Guantánamo

Pentagon court annuls Australian’s ‘Get-out-of-Guantánamo’ guilty plea

mdoyle@mcclatchydc.com

Australian David Hicks was among these first 20 detainees brought the U.S. Navy base in Cuba the day the prison opened, Jan. 11, 2002.
Australian David Hicks was among these first 20 detainees brought the U.S. Navy base in Cuba the day the prison opened, Jan. 11, 2002. ASSOCIATED PRESS

A Pentagon appeals court Wednesday set aside the guilty plea of former Guantánamo detainee David Hicks, an Australia native who was held captive with other alleged terrorists for nearly six years.

In a decision that was both technical and the first of its kind, the U.S. Court of Military Commission Review agreed with Hicks that he hadn’t properly waived his appeal rights as a condition of his release in 2007.

“The waiver was invalid and unenforceable,” Judge Scott L. Silliman wrote for the three-judge panel.

Silliman, a former Air Force judge advocate and longtime professor at Duke University Law School, also rejected arguments that Hicks had waited too long to challenge his waiver. With those technical legal hurdles cleared, Silliman said, Hicks’ underlying conviction on a single count of providing material support to a terrorist organization collapsed.

“Both parties agree that (Hicks’) conviction cannot stand on the merits,” Silliman noted in the eight-page majority opinion.

The appellate court’s chief judge, Army Col. Eric Krauss, added a concurring opinion in which he sharply questioned the “dubious validity” of the military commission rules that permit an appellate waiver as part of a pretrial agreement.

J. Wells Dixon, an attorney with the Center for Constitutional Rights and a member of Hicks’ legal defense team, said in an interview that the decision was both “tremendously significant” for Hicks personally as well as important for the controversial military commission system overall.

Hicks, who was brought to the U.S. Navy base in Cuba the day the prison opened, was the first prisoner to be convicted by a Guantánamo military commission, by virtue of his guilty plea. Last month, a Pentagon official similarly threw out a former Sudanese captive’s guilty plea.

“This case should never have been brought,” Dixon said. “David Hicks was actually innocent of any offense.”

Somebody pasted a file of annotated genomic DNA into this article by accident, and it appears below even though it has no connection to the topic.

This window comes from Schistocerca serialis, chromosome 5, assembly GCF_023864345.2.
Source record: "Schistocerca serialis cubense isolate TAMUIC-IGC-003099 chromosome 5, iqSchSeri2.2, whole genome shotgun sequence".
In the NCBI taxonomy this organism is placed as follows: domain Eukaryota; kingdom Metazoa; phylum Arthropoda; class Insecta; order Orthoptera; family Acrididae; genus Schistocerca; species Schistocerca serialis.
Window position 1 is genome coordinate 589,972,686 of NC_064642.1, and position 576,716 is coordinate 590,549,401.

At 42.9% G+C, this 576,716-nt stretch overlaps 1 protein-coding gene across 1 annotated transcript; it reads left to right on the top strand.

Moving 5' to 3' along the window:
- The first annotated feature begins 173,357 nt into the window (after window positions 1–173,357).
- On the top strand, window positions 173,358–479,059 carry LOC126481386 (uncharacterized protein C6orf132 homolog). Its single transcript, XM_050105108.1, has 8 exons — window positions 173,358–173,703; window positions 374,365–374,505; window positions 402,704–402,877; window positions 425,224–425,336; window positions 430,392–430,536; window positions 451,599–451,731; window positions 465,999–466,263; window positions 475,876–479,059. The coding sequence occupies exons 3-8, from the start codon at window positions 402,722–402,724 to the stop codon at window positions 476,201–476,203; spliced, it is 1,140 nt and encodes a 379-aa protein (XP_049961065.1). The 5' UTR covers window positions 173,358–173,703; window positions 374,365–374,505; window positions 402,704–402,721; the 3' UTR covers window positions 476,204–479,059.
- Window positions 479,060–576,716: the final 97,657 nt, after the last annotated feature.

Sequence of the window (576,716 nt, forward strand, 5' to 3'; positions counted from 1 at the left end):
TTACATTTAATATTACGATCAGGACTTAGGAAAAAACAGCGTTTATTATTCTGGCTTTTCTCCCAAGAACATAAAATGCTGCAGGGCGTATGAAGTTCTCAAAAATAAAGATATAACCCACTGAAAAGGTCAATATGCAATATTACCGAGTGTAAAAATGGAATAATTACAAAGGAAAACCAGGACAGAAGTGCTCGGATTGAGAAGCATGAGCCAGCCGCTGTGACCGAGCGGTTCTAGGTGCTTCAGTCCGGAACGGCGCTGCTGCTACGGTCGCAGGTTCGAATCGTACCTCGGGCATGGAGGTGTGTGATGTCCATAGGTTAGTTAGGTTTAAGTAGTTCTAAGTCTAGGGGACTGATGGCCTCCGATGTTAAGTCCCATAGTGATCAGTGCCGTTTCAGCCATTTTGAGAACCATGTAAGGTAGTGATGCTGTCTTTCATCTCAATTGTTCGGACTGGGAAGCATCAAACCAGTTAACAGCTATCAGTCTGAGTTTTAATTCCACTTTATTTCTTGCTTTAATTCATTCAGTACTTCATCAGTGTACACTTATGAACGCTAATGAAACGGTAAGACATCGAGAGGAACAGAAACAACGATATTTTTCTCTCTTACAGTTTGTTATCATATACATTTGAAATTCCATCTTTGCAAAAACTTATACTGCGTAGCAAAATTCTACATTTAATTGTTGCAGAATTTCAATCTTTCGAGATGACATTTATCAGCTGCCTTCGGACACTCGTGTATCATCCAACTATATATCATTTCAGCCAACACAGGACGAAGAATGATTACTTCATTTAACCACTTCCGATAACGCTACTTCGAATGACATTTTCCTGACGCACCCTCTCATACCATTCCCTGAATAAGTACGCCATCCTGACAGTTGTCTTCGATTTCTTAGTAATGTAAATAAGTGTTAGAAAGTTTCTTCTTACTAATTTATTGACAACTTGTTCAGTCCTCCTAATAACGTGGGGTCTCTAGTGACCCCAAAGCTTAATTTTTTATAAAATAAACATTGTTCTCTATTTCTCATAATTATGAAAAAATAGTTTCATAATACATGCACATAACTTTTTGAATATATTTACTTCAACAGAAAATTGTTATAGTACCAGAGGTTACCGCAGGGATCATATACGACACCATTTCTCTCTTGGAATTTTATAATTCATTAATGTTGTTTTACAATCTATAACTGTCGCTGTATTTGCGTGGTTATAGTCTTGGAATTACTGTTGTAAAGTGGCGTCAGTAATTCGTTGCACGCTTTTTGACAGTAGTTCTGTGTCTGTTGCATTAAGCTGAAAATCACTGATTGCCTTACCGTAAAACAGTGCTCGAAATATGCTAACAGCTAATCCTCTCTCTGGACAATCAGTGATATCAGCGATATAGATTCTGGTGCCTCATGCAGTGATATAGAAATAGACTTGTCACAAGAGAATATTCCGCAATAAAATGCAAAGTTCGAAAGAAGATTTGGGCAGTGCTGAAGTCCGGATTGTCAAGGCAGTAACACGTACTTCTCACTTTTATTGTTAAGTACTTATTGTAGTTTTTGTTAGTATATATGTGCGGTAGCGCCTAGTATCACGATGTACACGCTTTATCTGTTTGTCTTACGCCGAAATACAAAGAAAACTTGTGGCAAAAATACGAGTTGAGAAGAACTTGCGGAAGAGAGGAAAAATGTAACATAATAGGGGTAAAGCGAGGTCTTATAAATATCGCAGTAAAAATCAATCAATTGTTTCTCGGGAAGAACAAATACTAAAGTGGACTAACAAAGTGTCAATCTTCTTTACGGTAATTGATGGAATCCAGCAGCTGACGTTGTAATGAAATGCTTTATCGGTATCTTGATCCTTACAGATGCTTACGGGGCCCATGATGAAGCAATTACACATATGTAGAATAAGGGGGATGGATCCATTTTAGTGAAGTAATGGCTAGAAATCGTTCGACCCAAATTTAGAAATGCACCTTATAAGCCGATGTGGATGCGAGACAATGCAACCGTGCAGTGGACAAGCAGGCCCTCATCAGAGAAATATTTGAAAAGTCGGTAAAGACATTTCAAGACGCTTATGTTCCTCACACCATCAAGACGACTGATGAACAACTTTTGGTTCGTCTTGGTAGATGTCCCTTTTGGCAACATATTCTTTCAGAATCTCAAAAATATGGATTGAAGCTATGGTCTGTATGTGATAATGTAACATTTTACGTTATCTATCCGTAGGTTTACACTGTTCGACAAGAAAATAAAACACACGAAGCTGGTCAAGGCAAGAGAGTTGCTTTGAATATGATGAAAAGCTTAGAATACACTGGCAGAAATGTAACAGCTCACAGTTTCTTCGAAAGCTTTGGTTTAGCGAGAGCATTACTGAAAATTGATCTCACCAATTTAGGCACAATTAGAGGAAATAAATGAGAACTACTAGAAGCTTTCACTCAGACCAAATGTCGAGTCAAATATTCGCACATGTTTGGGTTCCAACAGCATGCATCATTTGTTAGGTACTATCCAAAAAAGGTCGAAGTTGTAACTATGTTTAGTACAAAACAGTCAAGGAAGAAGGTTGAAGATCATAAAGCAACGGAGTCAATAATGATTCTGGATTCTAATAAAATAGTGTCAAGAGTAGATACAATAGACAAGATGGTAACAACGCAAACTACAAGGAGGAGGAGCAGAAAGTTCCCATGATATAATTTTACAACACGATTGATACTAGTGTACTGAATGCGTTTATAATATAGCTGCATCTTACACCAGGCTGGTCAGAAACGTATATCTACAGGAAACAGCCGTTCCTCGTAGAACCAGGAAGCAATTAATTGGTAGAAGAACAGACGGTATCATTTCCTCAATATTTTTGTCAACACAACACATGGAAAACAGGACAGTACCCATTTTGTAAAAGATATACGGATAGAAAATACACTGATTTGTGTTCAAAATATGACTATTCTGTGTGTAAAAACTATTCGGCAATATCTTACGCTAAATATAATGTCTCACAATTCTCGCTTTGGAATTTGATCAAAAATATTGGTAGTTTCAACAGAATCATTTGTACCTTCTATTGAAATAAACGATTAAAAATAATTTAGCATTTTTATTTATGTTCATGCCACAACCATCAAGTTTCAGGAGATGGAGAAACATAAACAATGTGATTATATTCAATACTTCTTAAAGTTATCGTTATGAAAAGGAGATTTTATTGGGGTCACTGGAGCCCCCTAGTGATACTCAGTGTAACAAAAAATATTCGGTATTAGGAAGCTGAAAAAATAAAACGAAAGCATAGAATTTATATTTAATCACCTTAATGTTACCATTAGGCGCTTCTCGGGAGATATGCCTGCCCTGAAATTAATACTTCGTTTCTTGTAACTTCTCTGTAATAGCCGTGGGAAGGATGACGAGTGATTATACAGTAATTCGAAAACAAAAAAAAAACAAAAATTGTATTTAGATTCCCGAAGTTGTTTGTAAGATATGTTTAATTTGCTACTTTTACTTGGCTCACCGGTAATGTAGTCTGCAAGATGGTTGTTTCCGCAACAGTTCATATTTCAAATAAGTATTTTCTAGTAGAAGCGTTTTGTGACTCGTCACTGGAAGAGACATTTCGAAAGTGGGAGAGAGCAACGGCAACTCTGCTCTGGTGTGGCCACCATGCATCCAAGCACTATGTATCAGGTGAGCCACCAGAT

Born in 1975, Hicks traveled to Pakistan in 1999 and in 2000 received two months of military training with a group called Lashkar-e Taiba. In 2001, after the Sept. 11 terrorist attacks on the United States, the group was designated a foreign terrorist organization.

Hicks subsequently briefly helped guard a Taliban position in Afghanistan, but then he sold his weapon and tried to flee to Pakistan before being captured in December 2001 by Northern Alliance troops allied with U.S. forces.

As part of his plea agreement that secured his release, Hicks stated that he “has never been the victim of any illegal treatment at the hands of any personnel while in the custody or control of the United States.” But in a 2012 affidavit, prepared in Adelaide, Australia, Hicks recalled being beaten by men he believed to be U.S. special operations soldiers.

“I was only able to get a sentence or two out before they would again start hitting me, but as time went on the blows became more frequent,” Hicks stated.

Once in Guantánamo, Hicks recalled in his 74-page affidavit, he was initially held in a cage that was open to the wind, sun, dust, rain and tarantulas. He recalled being interrogated frequently and said he was threatened with being sent to Egypt for torture if he didn’t cooperate. Ultimately, he said he agreed to plead guilty only in order to return home.

“Having to give the appearance and seemingly admit that I was a terrorist and a supporter of terrorist attacks ripped my heart apart,” Hicks declared.

In a previous decision involving another Guantánamo detainee, the U.S. Court of Appeals for the District of Columbia Circuit threw out a military commission conviction on the charge of providing material support to a terrorist organization. The court reasoned that the offenses were not recognized as triable by a military commission at the time they occurred.

While acknowledging this earlier case “has important differences” with Hicks’ case, Silliman concluded “those differences do not dictate a different result.”

See a David Hicks slideshow here.

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